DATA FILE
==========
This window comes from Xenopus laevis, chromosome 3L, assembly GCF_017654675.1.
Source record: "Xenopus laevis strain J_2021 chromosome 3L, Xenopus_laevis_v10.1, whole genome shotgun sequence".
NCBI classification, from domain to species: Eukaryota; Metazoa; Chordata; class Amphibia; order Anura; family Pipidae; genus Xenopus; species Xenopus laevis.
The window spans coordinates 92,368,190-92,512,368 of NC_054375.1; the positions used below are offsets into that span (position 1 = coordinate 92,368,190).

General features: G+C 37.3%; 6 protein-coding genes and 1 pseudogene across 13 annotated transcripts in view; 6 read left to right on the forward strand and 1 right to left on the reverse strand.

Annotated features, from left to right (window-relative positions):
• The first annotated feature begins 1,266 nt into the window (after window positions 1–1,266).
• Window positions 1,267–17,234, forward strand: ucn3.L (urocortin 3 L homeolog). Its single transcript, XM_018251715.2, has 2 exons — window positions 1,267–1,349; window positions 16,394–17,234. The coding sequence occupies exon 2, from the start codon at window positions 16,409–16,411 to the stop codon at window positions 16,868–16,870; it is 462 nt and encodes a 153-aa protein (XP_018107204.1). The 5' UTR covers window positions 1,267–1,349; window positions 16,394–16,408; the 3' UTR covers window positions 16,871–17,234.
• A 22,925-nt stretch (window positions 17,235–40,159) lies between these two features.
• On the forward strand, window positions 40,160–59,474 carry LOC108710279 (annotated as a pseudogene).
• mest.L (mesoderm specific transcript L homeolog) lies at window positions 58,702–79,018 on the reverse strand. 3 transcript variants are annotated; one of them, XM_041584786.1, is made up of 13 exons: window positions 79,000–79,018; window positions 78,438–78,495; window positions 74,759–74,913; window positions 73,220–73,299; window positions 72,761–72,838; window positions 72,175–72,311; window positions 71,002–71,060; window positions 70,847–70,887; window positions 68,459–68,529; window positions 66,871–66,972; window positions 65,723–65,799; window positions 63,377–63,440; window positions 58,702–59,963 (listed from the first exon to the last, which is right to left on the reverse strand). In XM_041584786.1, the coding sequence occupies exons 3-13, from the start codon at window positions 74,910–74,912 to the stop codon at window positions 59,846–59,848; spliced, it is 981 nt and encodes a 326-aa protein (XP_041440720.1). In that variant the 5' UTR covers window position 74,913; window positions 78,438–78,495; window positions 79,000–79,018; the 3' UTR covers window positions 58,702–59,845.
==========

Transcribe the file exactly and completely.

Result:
This window comes from Xenopus laevis, chromosome 3L, assembly GCF_017654675.1.
Source record: "Xenopus laevis strain J_2021 chromosome 3L, Xenopus_laevis_v10.1, whole genome shotgun sequence".
NCBI classification, from domain to species: Eukaryota; Metazoa; Chordata; class Amphibia; order Anura; family Pipidae; genus Xenopus; species Xenopus laevis.
The window spans coordinates 92,368,190-92,512,368 of NC_054375.1; the positions used below are offsets into that span (position 1 = coordinate 92,368,190).

General features: G+C 37.3%; 6 protein-coding genes and 1 pseudogene across 13 annotated transcripts in view; 6 read left to right on the forward strand and 1 right to left on the reverse strand.

Annotated features, from left to right (window-relative positions):
• The first annotated feature begins 1,266 nt into the window (after window positions 1–1,266).
• Window positions 1,267–17,234, forward strand: ucn3.L (urocortin 3 L homeolog). Its single transcript, XM_018251715.2, has 2 exons — window positions 1,267–1,349; window positions 16,394–17,234. The coding sequence occupies exon 2, from the start codon at window positions 16,409–16,411 to the stop codon at window positions 16,868–16,870; it is 462 nt and encodes a 153-aa protein (XP_018107204.1). The 5' UTR covers window positions 1,267–1,349; window positions 16,394–16,408; the 3' UTR covers window positions 16,871–17,234.
• A 22,925-nt stretch (window positions 17,235–40,159) lies between these two features.
• On the forward strand, window positions 40,160–59,474 carry LOC108710279 (annotated as a pseudogene).
• mest.L (mesoderm specific transcript L homeolog) lies at window positions 58,702–79,018 on the reverse strand. 3 transcript variants are annotated; one of them, XM_041584786.1, is made up of 13 exons: window positions 79,000–79,018; window positions 78,438–78,495; window positions 74,759–74,913; window positions 73,220–73,299; window positions 72,761–72,838; window positions 72,175–72,311; window positions 71,002–71,060; window positions 70,847–70,887; window positions 68,459–68,529; window positions 66,871–66,972; window positions 65,723–65,799; window positions 63,377–63,440; window positions 58,702–59,963 (listed from the first exon to the last, which is right to left on the reverse strand). In XM_041584786.1, the coding sequence occupies exons 3-13, from the start codon at window positions 74,910–74,912 to the stop codon at window positions 59,846–59,848; spliced, it is 981 nt and encodes a 326-aa protein (XP_041440720.1). In that variant the 5' UTR covers window position 74,913; window positions 78,438–78,495; window positions 79,000–79,018; the 3' UTR covers window positions 58,702–59,845.